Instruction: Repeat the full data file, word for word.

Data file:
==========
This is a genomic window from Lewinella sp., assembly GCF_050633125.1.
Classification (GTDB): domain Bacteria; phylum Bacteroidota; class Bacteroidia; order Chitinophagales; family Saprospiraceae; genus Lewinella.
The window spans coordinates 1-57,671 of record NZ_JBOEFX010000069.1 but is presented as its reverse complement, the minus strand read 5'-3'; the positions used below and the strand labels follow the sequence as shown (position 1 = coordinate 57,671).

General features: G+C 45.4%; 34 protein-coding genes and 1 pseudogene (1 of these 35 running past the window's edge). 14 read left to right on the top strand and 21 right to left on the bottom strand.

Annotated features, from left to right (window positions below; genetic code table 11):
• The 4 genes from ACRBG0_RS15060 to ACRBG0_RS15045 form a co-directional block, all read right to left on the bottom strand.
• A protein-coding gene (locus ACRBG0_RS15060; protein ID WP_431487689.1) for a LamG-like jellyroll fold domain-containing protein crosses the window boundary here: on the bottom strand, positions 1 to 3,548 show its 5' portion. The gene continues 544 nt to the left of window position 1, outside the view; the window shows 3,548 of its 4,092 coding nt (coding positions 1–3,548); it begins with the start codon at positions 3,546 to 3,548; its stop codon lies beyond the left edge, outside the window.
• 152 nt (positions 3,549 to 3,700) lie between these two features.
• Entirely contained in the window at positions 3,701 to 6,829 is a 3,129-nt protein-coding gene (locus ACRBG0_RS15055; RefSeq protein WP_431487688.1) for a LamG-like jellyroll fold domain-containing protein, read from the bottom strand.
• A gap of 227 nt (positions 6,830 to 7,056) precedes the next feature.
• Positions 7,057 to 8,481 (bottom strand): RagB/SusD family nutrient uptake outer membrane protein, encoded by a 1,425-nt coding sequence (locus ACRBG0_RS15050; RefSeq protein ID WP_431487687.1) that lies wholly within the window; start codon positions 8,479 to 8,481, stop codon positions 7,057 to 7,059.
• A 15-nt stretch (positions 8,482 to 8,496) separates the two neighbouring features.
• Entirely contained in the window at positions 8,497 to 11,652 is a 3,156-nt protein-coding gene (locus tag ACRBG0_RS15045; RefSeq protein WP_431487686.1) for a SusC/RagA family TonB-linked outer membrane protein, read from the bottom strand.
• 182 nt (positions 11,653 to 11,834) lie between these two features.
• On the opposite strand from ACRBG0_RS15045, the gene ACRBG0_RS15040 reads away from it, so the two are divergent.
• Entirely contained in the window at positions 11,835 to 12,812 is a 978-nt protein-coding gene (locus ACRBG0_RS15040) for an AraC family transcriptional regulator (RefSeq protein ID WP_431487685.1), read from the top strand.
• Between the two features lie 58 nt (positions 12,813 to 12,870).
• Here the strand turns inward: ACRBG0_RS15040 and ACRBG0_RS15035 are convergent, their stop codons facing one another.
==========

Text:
This is a genomic window from Lewinella sp., assembly GCF_050633125.1.
Classification (GTDB): domain Bacteria; phylum Bacteroidota; class Bacteroidia; order Chitinophagales; family Saprospiraceae; genus Lewinella.
The window spans coordinates 1-57,671 of record NZ_JBOEFX010000069.1 but is presented as its reverse complement, the minus strand read 5'-3'; the positions used below and the strand labels follow the sequence as shown (position 1 = coordinate 57,671).

General features: G+C 45.4%; 34 protein-coding genes and 1 pseudogene (1 of these 35 running past the window's edge). 14 read left to right on the top strand and 21 right to left on the bottom strand.

Annotated features, from left to right (window positions below; genetic code table 11):
• The 4 genes from ACRBG0_RS15060 to ACRBG0_RS15045 form a co-directional block, all read right to left on the bottom strand.
• A protein-coding gene (locus ACRBG0_RS15060; protein ID WP_431487689.1) for a LamG-like jellyroll fold domain-containing protein crosses the window boundary here: on the bottom strand, positions 1 to 3,548 show its 5' portion. The gene continues 544 nt to the left of window position 1, outside the view; the window shows 3,548 of its 4,092 coding nt (coding positions 1–3,548); it begins with the start codon at positions 3,546 to 3,548; its stop codon lies beyond the left edge, outside the window.
• 152 nt (positions 3,549 to 3,700) lie between these two features.
• Entirely contained in the window at positions 3,701 to 6,829 is a 3,129-nt protein-coding gene (locus ACRBG0_RS15055; RefSeq protein WP_431487688.1) for a LamG-like jellyroll fold domain-containing protein, read from the bottom strand.
• A gap of 227 nt (positions 6,830 to 7,056) precedes the next feature.
• Positions 7,057 to 8,481 (bottom strand): RagB/SusD family nutrient uptake outer membrane protein, encoded by a 1,425-nt coding sequence (locus ACRBG0_RS15050; RefSeq protein ID WP_431487687.1) that lies wholly within the window; start codon positions 8,479 to 8,481, stop codon positions 7,057 to 7,059.
• A 15-nt stretch (positions 8,482 to 8,496) separates the two neighbouring features.
• Entirely contained in the window at positions 8,497 to 11,652 is a 3,156-nt protein-coding gene (locus tag ACRBG0_RS15045; RefSeq protein WP_431487686.1) for a SusC/RagA family TonB-linked outer membrane protein, read from the bottom strand.
• 182 nt (positions 11,653 to 11,834) lie between these two features.
• On the opposite strand from ACRBG0_RS15045, the gene ACRBG0_RS15040 reads away from it, so the two are divergent.
• Entirely contained in the window at positions 11,835 to 12,812 is a 978-nt protein-coding gene (locus ACRBG0_RS15040) for an AraC family transcriptional regulator (RefSeq protein ID WP_431487685.1), read from the top strand.
• Between the two features lie 58 nt (positions 12,813 to 12,870).
• Here the strand turns inward: ACRBG0_RS15040 and ACRBG0_RS15035 are convergent, their stop codons facing one another.